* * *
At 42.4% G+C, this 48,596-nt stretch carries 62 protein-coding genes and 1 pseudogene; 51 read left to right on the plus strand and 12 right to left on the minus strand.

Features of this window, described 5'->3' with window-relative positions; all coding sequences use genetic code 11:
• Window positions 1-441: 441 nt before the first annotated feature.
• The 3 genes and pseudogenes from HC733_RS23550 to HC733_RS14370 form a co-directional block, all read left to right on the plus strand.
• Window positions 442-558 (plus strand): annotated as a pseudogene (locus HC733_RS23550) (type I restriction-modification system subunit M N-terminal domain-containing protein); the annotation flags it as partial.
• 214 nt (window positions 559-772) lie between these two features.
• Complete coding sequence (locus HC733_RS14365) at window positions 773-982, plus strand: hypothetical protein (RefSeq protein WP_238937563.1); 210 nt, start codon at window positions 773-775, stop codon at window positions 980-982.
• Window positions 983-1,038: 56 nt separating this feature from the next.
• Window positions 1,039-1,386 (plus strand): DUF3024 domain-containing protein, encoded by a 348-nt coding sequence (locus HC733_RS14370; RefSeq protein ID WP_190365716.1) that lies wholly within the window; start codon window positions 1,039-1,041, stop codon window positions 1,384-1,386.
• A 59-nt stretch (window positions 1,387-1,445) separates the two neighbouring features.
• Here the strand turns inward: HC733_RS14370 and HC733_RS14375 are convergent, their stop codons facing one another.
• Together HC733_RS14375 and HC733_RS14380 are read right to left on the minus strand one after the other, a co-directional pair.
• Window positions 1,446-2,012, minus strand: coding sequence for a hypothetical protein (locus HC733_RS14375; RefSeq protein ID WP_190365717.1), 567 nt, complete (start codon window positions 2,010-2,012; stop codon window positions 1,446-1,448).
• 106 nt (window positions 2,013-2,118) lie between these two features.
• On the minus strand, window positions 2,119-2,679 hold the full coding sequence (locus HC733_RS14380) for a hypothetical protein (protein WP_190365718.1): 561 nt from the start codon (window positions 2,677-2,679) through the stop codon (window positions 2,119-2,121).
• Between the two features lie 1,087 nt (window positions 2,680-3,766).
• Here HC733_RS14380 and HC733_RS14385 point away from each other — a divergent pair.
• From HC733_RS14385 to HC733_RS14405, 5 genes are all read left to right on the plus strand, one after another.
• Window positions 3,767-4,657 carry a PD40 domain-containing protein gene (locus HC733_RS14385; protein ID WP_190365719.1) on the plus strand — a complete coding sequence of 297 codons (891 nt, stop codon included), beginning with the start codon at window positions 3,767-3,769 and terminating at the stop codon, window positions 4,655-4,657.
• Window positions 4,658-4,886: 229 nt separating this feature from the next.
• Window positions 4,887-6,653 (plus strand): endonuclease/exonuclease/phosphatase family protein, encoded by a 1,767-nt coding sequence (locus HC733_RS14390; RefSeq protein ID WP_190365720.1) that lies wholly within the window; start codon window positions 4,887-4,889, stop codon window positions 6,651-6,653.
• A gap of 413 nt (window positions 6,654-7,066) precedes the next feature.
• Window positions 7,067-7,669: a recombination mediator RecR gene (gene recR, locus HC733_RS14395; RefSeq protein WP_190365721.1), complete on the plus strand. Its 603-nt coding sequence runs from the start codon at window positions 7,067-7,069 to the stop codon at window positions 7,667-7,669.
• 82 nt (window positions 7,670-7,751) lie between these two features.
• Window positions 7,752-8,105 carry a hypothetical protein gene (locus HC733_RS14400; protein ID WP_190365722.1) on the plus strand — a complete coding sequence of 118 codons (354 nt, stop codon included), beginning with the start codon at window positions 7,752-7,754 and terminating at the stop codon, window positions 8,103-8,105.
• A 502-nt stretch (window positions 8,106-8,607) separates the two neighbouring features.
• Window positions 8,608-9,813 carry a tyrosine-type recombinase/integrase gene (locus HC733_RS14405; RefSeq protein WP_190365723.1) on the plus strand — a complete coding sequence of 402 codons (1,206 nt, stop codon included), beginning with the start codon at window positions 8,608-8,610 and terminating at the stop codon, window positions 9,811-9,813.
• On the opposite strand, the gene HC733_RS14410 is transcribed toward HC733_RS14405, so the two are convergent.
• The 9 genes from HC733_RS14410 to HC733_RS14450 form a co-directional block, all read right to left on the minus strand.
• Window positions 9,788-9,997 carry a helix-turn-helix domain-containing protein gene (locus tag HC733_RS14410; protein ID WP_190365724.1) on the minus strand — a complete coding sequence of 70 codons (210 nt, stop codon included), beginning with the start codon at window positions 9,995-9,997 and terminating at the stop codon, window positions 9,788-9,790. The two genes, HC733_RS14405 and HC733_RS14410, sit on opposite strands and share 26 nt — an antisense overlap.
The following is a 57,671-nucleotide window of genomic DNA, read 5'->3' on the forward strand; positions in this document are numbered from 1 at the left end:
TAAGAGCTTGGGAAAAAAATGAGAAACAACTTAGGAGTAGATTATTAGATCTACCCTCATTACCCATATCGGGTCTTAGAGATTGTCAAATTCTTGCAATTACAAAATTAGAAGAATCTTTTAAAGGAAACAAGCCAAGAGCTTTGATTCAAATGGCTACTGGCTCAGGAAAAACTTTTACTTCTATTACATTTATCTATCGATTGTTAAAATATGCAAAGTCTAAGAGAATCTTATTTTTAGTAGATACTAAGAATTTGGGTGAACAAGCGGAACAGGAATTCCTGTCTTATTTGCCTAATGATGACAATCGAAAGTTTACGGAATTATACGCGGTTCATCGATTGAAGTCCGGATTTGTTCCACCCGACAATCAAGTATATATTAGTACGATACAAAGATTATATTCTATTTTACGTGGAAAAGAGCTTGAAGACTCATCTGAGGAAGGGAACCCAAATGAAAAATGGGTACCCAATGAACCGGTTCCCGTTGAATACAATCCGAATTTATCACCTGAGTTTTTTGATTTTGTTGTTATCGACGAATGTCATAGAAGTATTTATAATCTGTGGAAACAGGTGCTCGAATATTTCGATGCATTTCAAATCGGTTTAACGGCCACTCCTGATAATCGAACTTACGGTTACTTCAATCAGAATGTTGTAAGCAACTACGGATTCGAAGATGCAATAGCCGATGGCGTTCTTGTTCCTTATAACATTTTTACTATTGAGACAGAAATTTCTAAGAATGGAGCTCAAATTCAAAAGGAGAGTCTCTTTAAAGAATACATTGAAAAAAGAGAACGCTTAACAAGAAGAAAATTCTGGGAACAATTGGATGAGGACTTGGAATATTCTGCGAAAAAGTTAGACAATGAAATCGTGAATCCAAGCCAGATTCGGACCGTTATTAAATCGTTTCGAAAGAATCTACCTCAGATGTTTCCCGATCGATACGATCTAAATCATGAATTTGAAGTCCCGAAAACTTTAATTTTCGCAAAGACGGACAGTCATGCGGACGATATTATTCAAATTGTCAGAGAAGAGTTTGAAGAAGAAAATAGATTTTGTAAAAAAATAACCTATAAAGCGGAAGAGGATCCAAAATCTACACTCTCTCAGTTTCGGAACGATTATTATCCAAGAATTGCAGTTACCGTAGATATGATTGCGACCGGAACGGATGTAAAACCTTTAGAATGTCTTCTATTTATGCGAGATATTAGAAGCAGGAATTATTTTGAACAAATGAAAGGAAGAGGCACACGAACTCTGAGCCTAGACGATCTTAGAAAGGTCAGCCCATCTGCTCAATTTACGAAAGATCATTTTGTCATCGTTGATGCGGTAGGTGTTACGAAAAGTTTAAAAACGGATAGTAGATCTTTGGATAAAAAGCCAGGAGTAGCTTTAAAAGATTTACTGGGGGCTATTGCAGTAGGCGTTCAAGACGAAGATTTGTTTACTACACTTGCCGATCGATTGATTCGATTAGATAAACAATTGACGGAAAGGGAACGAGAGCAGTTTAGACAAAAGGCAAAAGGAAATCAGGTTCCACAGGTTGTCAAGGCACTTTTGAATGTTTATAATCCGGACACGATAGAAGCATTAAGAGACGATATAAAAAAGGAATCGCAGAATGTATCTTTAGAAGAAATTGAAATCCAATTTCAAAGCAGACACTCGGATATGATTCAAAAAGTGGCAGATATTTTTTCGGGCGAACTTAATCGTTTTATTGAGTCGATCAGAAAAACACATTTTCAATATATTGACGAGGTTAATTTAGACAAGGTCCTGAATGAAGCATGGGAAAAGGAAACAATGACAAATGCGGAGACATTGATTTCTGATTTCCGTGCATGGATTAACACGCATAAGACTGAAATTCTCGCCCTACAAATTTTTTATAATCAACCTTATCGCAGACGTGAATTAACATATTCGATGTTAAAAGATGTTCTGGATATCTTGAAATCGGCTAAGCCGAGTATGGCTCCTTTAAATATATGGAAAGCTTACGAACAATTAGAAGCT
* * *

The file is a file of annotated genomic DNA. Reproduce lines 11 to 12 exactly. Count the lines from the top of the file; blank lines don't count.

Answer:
• Here the strand turns inward: HC733_RS14370 and HC733_RS14375 are convergent, their stop codons facing one another.
• Together HC733_RS14375 and HC733_RS14380 are read right to left on the minus strand one after the other, a co-directional pair.